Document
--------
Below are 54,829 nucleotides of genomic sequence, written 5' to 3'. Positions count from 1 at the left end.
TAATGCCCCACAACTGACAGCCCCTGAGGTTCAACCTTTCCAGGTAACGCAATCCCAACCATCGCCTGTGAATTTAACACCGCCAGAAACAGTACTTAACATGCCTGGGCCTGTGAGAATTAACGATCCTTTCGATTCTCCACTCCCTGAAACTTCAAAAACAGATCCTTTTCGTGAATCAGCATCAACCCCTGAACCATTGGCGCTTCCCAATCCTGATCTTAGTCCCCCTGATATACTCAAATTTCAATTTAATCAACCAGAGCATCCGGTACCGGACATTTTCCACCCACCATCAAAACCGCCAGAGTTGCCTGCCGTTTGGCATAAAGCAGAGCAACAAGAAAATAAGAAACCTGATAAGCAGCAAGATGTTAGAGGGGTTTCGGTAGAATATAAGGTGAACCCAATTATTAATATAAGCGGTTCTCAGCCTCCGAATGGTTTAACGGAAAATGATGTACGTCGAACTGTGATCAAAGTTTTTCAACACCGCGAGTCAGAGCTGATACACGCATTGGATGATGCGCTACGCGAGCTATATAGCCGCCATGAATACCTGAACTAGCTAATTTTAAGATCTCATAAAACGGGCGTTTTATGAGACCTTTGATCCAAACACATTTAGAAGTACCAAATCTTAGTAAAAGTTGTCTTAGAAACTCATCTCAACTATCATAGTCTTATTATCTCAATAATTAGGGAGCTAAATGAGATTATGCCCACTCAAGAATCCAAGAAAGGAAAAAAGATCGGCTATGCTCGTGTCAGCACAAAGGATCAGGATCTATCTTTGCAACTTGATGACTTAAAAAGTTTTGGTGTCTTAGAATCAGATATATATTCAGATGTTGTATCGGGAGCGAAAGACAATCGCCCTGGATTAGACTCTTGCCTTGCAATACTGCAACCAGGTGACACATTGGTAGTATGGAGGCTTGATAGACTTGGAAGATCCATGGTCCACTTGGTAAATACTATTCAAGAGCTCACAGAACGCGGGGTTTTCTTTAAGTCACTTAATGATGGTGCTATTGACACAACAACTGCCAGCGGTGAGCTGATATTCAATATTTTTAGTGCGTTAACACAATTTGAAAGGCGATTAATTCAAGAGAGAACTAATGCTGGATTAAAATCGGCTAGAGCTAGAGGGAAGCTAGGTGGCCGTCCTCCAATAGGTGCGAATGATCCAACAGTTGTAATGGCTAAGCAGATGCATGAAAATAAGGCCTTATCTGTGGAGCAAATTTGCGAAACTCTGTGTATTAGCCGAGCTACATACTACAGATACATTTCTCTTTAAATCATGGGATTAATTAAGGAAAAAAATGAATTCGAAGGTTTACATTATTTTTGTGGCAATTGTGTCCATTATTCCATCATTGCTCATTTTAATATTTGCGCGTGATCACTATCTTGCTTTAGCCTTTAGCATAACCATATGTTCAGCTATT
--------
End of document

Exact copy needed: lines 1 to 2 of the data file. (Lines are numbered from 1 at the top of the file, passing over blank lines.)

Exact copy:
Below are 54,829 nucleotides of genomic sequence, written 5' to 3'. Positions count from 1 at the left end.
TAATGCCCCACAACTGACAGCCCCTGAGGTTCAACCTTTCCAGGTAACGCAATCCCAACCATCGCCTGTGAATTTAACACCGCCAGAAACAGTACTTAACATGCCTGGGCCTGTGAGAATTAACGATCCTTTCGATTCTCCACTCCCTGAAACTTCAAAAACAGATCCTTTTCGTGAATCAGCATCAACCCCTGAACCATTGGCGCTTCCCAATCCTGATCTTAGTCCCCCTGATATACTCAAATTTCAATTTAATCAACCAGAGCATCCGGTACCGGACATTTTCCACCCACCATCAAAACCGCCAGAGTTGCCTGCCGTTTGGCATAAAGCAGAGCAACAAGAAAATAAGAAACCTGATAAGCAGCAAGATGTTAGAGGGGTTTCGGTAGAATATAAGGTGAACCCAATTATTAATATAAGCGGTTCTCAGCCTCCGAATGGTTTAACGGAAAATGATGTACGTCGAACTGTGATCAAAGTTTTTCAACACCGCGAGTCAGAGCTGATACACGCATTGGATGATGCGCTACGCGAGCTATATAGCCGCCATGAATACCTGAACTAGCTAATTTTAAGATCTCATAAAACGGGCGTTTTATGAGACCTTTGATCCAAACACATTTAGAAGTACCAAATCTTAGTAAAAGTTGTCTTAGAAACTCATCTCAACTATCATAGTCTTATTATCTCAATAATTAGGGAGCTAAATGAGATTATGCCCACTCAAGAATCCAAGAAAGGAAAAAAGATCGGCTATGCTCGTGTCAGCACAAAGGATCAGGATCTATCTTTGCAACTTGATGACTTAAAAAGTTTTGGTGTCTTAGAATCAGATATATATTCAGATGTTGTATCGGGAGCGAAAGACAATCGCCCTGGATTAGACTCTTGCCTTGCAATACTGCAACCAGGTGACACATTGGTAGTATGGAGGCTTGATAGACTTGGAAGATCCATGGTCCACTTGGTAAATACTATTCAAGAGCTCACAGAACGCGGGGTTTTCTTTAAGTCACTTAATGATGGTGCTATTGACACAACAACTGCCAGCGGTGAGCTGATATTCAATATTTTTAGTGCGTTAACACAATTTGAAAGGCGATTAATTCAAGAGAGAACTAATGCTGGATTAAAATCGGCTAGAGCTAGAGGGAAGCTAGGTGGCCGTCCTCCAATAGGTGCGAATGATCCAACAGTTGTAATGGCTAAGCAGATGCATGAAAATAAGGCCTTATCTGTGGAGCAAATTTGCGAAACTCTGTGTATTAGCCGAGCTACATACTACAGATACATTTCTCTTTAAATCATGGGATTAATTAAGGAAAAAAATGAATTCGAAGGTTTACATTATTTTTGTGGCAATTGTGTCCATTATTCCATCATTGCTCATTTTAATATTTGCGCGTGATCACTATCTTGCTTTAGCCTTTAGCATAACCATATGTTCAGCTATT